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Westbury Environmental Blog

Regulation of Soil – clear as mud

Monday, January 06, 2020

 

By Tracey Westbury

The most common questions that I get asked are those surrounding soil. Considerable confusion exists over; when it is defined as a waste or not, it’s classification and waste coding, what to test for and what the results mean, the lawfulness of its reuse on the site of origin or on other sites, its use in landscaping, construction and restoration projects, when it has been recovered or when it has been disposed of, this list could go on.

Soil is a massive resource. It is reported that 58.7 million tonnes of waste soil were generated in the UK in 2016.This figure does not include ‘mineral waste’ of which 81.1 million tonnes was generated. It is not surprising then that there are several prosecutions each year by the Environment Agency in relation to soil. In addition to prosecution, there is the threat of fines from HMRC for avoidance of landfill tax for unlawful deposits of soil. At a fine of nearly £90 per tonne this far exceeds the landfill tax that would otherwise have been levied on the waste soil had it actually been disposed of to landfill.

Even with the best intentions, operators/developers can find themselves on the wrong side of the law. Without a clear understanding of the regulatory regime, code of practice and technical guidance the chances of getting it all correct are slim to none, unless a competent advisor is used. A competent adviser should be able to describe the options available to ensure that the movement / treatment / deposit of the soil is lawful. It is appropriate in this case that a ‘little bit of knowledge is a dangerous thing’. I often see, for example, Site Investigation reports that provide a little ‘helpful’ advice on complying with waste regulation. Often this is so inaccurate / misleading that it would leave the operator open to prosecution should this advice be taken.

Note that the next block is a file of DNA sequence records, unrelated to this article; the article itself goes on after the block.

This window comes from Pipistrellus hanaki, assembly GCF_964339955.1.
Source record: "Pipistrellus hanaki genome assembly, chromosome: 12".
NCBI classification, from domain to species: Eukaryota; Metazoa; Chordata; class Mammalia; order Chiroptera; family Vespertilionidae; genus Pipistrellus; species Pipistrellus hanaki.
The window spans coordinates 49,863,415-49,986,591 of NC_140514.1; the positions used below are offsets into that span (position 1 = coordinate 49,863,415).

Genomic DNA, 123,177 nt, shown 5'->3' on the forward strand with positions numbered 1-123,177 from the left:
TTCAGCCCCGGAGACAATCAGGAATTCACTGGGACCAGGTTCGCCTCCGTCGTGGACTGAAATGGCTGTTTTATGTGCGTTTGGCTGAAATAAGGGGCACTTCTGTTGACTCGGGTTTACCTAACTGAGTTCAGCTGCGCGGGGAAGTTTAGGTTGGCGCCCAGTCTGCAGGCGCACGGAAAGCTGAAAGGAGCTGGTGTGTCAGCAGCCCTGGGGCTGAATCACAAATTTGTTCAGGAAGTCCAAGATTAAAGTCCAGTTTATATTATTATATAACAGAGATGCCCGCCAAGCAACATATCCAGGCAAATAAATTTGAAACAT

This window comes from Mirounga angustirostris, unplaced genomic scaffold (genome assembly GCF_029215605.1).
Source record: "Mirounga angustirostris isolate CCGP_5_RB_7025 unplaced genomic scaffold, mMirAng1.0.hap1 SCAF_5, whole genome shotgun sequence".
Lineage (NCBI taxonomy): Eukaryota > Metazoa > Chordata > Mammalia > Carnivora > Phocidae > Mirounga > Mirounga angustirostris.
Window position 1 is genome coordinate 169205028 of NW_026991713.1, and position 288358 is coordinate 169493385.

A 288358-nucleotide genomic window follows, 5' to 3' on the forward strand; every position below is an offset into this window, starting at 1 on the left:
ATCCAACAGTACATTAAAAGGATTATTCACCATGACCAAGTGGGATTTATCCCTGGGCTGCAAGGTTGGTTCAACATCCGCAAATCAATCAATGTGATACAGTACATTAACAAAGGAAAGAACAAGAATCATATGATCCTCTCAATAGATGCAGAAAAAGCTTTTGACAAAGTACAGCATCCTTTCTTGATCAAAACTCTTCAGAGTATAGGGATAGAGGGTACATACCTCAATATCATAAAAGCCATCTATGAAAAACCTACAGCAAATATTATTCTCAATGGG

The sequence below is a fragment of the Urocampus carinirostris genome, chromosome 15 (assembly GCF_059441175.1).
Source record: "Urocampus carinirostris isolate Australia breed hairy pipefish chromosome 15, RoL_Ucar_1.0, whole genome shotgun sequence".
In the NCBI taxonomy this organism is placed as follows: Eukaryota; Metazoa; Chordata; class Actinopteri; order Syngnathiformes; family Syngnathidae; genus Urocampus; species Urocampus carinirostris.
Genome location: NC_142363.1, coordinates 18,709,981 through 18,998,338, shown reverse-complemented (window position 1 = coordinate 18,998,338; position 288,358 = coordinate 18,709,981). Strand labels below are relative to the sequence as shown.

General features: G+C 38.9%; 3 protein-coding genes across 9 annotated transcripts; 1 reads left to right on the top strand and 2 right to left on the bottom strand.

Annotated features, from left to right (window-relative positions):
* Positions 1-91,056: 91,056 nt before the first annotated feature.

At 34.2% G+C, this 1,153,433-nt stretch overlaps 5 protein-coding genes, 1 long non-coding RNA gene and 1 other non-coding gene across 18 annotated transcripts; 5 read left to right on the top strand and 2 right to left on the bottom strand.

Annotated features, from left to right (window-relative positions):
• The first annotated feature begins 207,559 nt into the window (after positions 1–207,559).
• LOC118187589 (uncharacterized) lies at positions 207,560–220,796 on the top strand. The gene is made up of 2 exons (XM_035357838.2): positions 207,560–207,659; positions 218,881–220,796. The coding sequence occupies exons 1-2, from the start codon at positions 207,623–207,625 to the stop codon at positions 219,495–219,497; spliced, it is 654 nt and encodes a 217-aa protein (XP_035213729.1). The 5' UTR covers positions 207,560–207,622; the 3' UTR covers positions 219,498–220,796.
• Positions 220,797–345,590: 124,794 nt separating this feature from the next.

I feel the need to mention recycled soil. By that I mean soil that has been through a mechanical treatment process, typically screening. Such treatment separates larger aggregate fractions from smaller particles considered to be soil. The larger aggregate fraction can reach ‘end of a status’ in accordance with the WRAP Quality Protocol for Aggregates from Inert Waste. However, there is presently no way to get the soil fraction out of the definition of waste. No matter if it complies with BS3882 or not, this is only a quality standard to ensure that the soil can support plant growth and has no bearing whatsoever on the definition of material as waste or not.

Useful reading includes the AGS Guidance on Waste Classification for Soils – A Practitioners Guide, the CL:AIRE Definition of Waste: Development Industry Code of Practice and webpages on the Environment Agency website.

 

Alternatively, you could attend our one-day seminar focussing on this subject being held in 2020 in Norwich, London and Telford. 

Click here to book your tickets